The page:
This panel explore meanings of different food narratives referring to such areas as: traditional food, natural food, food (hi)stories, food as heritage, local food, home-made food, nostalgic food and memory of taste, new food movements, food and social change: sustainability and self-sufficiency.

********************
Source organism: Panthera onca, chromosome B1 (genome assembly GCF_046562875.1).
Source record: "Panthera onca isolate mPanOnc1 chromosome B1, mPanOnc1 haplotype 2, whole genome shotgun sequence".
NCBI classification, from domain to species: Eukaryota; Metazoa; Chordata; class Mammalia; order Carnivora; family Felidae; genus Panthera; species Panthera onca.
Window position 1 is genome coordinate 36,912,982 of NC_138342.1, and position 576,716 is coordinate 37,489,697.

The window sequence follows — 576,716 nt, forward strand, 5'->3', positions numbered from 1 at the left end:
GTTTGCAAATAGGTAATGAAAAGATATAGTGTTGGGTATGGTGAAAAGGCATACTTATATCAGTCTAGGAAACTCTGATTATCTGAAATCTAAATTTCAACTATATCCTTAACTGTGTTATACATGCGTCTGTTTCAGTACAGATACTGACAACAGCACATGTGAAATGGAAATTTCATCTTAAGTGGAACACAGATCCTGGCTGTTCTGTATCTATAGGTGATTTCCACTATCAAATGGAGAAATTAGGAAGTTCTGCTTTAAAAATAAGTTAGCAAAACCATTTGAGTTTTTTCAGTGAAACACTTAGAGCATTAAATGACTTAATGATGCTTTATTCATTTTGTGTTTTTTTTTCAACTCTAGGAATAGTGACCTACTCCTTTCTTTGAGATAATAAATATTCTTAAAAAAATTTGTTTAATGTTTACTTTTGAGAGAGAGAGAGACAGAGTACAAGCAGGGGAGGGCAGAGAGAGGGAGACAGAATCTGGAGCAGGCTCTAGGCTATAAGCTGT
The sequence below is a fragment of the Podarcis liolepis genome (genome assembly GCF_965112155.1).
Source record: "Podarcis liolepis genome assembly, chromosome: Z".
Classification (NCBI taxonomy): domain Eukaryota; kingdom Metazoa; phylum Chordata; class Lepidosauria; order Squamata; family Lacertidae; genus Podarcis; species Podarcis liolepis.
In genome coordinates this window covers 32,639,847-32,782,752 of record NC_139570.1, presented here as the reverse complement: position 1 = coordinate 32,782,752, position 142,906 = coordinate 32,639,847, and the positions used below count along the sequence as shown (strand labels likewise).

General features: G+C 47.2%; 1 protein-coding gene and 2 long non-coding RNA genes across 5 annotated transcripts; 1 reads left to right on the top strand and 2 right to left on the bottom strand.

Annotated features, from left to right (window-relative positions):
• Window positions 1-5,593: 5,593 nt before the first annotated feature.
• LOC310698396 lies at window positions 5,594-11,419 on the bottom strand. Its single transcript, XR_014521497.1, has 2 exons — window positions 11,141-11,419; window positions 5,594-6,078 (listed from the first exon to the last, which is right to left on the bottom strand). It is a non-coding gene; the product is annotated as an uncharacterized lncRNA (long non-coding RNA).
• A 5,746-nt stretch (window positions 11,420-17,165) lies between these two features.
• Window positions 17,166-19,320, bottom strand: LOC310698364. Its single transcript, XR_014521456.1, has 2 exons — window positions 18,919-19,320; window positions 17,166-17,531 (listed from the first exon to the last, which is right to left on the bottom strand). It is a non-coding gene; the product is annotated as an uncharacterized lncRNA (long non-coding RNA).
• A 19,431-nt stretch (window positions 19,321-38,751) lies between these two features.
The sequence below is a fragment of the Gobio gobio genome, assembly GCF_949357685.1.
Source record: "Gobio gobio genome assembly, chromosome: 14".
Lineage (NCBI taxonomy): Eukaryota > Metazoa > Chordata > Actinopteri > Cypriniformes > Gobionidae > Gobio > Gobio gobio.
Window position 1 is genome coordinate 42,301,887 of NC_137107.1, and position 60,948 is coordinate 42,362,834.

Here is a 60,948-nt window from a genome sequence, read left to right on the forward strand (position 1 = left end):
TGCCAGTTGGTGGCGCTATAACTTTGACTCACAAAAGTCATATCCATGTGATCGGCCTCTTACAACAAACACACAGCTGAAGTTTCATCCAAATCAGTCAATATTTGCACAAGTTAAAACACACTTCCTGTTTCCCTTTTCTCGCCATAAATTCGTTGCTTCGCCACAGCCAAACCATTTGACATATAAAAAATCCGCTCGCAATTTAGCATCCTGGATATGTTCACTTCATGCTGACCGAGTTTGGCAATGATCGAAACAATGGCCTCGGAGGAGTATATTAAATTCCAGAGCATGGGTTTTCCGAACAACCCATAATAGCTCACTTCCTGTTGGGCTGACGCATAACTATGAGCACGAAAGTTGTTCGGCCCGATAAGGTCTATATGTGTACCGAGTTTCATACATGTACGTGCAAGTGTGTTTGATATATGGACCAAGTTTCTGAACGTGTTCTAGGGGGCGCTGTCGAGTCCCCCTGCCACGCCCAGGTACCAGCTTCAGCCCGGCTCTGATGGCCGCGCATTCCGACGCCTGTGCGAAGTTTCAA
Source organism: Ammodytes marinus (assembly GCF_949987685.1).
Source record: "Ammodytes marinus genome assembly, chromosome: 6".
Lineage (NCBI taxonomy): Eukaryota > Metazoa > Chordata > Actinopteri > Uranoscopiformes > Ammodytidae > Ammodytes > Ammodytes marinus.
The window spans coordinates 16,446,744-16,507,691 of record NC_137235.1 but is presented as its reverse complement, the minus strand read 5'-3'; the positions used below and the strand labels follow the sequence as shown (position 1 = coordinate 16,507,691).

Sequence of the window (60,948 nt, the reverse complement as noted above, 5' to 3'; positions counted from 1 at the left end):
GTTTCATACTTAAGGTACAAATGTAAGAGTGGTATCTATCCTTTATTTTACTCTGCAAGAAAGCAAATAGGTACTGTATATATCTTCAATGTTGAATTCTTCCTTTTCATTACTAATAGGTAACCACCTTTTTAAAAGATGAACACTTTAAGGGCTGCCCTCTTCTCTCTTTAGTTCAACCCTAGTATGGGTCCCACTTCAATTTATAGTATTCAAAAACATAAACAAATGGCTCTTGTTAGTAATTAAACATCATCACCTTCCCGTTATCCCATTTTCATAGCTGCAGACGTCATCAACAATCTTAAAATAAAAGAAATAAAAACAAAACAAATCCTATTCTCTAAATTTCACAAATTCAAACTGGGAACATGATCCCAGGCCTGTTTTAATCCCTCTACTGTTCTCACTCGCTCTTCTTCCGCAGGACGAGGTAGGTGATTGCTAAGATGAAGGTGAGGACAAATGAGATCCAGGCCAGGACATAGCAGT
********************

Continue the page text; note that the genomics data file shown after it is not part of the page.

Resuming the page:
Food is increasingly appearing in different narratives of good life. Depicted as nonmaterial heritage, it brings back nostalgic images of the past, half-real and half-mythic lands of taste, where table community provided people with durable patterns to follow and strong social bonds. This somewhat utopian vision is often accompanied by the concept of natural food and natural diet as an exemplary state of humanity. The present passion for collecting traditional recipes and original products, for learning authentic ways of preparing and consuming food seems to embody an intense longing for deep-rooted, committed, stable and healthy way of living, members of individualistic, internet-mediated society are short of. More and more often narratives of food (its production, distribution, consumption and disposal) are also presented as a way of social change and panacea for global issues: environmental, social, political, and economic. New social movements and menu-related alternatives give us a picture of better future without hunger, animals' pain, unjust economies and social inequalities. Household/ regional/ national self-sufficiency and sustainability are important chapters of these stories. We would like to invite papers based on ethnographic data focusing on specific contexts and related to the following themes: - Traditional food, natural food - Food (hi)stories, food as heritage - Local food and home-made food - Nostalgic food and memory of taste - New food movements - Food and social change: sustainability and self-sufficiency - Ethnographies and cultural meanings of new food technologies